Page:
The Veterans of Foreign Wars, always at the center of any Memorial Day celebration — as well as Veterans Day, Fourth of July and any number of civic parades throughout the year — faces an uncertain future.

The service organization is suffering from declining membership across the country.

In Laguna Beach, VFW Post 5868 is struggling for survival after 68 years in operation.

"It is frustrating, and it's worrisome," said Arnie Silverman, the outgoing commander in Laguna Beach. "This is a concern of every post, every military organization. The older people are becoming immobile, ill or, frankly, dead. And we're just running out of people to run the post."

In 15 years, Silverman, a Korean War veteran who's now 85, has seen his post drop from 150 members to about 110 currently.

"But only about 10 or 12 members are really active in the operation," he said.

Nationwide, the VFW has about 1.4 million members and wants to boost that number by a million or more.

Since 1899, the nonprofit VFW has been dedicated to veterans issues. In the community, members respond to the needs of returning veterans and their families in hospitals and in their homes.

Laguna Beach members recently volunteered for duty at the Paralympic-style Marine Corps Trials at Camp Pendleton. The eight-day athletic competition for wounded and disabled active-duty Marines and veterans welcomes wounded warriors from other nations as well.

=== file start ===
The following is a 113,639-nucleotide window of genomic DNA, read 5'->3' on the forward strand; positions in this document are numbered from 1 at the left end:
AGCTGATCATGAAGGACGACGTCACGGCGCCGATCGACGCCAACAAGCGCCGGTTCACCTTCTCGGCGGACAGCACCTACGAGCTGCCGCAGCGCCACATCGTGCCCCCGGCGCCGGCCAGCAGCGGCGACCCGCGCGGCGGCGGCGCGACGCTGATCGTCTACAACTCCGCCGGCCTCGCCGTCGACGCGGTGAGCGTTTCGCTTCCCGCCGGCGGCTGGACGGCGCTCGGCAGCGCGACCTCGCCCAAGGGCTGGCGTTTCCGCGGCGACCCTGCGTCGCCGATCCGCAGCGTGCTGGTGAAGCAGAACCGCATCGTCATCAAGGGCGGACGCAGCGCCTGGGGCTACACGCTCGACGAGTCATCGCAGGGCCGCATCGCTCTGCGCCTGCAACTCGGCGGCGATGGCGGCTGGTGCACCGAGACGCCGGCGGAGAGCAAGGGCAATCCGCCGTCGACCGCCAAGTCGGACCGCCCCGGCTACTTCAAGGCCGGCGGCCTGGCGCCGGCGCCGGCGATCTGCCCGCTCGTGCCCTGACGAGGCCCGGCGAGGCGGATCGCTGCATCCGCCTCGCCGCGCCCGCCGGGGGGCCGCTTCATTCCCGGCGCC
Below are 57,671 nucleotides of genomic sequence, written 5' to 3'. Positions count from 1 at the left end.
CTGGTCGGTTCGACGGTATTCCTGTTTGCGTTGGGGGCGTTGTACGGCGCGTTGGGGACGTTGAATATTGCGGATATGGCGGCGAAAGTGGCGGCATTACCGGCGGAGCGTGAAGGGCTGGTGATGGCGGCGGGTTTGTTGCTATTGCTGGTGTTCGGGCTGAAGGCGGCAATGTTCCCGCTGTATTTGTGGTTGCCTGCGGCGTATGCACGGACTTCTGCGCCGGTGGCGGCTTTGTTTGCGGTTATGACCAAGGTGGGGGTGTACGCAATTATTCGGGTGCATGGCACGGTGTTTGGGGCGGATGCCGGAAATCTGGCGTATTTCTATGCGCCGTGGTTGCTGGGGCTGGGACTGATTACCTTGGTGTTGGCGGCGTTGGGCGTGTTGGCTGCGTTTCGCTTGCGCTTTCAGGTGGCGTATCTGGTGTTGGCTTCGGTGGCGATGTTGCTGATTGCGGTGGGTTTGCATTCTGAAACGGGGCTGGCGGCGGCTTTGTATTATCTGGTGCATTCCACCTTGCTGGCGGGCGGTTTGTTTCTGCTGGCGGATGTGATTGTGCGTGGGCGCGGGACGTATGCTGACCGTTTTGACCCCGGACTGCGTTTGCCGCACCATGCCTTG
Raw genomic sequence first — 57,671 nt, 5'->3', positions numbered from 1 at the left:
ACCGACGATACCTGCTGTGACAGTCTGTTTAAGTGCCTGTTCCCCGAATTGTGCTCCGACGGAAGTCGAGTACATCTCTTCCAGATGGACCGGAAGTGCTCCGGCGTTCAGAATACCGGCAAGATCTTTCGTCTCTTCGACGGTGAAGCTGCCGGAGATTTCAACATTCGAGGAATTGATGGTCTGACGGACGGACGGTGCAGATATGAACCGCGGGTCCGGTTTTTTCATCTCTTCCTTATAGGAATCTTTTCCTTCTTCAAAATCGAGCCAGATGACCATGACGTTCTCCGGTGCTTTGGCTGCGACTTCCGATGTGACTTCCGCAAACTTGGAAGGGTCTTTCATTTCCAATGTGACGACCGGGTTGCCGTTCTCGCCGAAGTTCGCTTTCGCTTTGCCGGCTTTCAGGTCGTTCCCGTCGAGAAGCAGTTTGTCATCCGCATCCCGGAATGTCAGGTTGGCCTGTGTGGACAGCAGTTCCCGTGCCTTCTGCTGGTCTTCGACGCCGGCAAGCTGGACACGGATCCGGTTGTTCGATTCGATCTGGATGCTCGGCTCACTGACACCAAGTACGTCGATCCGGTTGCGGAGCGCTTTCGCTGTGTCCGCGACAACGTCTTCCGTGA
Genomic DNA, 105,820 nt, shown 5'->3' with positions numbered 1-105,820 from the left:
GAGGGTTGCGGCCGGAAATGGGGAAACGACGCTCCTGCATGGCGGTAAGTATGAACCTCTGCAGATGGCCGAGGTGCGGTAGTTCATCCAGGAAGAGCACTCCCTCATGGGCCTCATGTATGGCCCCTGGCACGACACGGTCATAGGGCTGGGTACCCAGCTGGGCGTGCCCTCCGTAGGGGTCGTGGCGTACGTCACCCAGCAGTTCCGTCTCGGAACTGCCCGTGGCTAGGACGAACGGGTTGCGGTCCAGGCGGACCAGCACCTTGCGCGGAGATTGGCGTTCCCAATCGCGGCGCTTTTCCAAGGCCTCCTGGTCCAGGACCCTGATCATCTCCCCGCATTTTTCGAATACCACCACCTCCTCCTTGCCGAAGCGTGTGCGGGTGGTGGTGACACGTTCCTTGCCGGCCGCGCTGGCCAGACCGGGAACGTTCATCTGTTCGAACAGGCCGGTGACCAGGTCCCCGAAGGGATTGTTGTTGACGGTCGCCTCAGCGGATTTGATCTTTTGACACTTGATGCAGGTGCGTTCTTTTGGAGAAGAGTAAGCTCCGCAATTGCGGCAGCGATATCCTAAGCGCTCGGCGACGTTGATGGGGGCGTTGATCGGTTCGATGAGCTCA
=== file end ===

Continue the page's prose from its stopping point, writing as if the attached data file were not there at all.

Other service projects include regular visits to the Department of Veterans Affairs hospital in Long Beach and educational public speaking.

The work is rewarding and, Silverman said, essential in filling in the gaps in government services.

In Washington, the national VFW has historically been concerned with legislation that affects veterans.

"The VFW is very well connected in Washington," Silverman said. "Whenever a congressman talks about cutting back a benefit, the VFW and [American] Legion jump in there. You go to Congress with two and a half million people that want this or want that, they'll listen to them."

With tens of thousands of troops returning from conflicts in the Middle East over the past two decades, the membership pool would seem fertile. Public appreciation now is far greater than it was for those who returned from Korea and Vietnam, the vast majority of VFW members now.

But there's a generational disconnect that Silverman said he completely understands.

"The difficulty is young people want to get on with their education. They want to get on with their careers, and they want to get on with their families," said Silverman, who didn't join VFW until he was 70. "These little organizations here, well, they know we do good, but they don't have a significant relevance in their lives at this point."

The national VFW points to Internet technology as another reason posts have a tough time recruiting. Social media connections lessen the need for a formal meeting hall.

Silverman mentions a newer organization, the Iraq and Afghanistan Veterans of America, founded 10 years ago, as competition of sorts. It claims a membership of 200,000.

"I mean what would you do if you came home from Iraq, what would you join?" asked Silverman. "Associate with a bunch of old guys, or associate with young guys?"

Across the country, local VFW posts are merging. In an effort to preserve the heritage in Laguna Beach, Silverman said the post will continue to look for creative ways to recruit new members.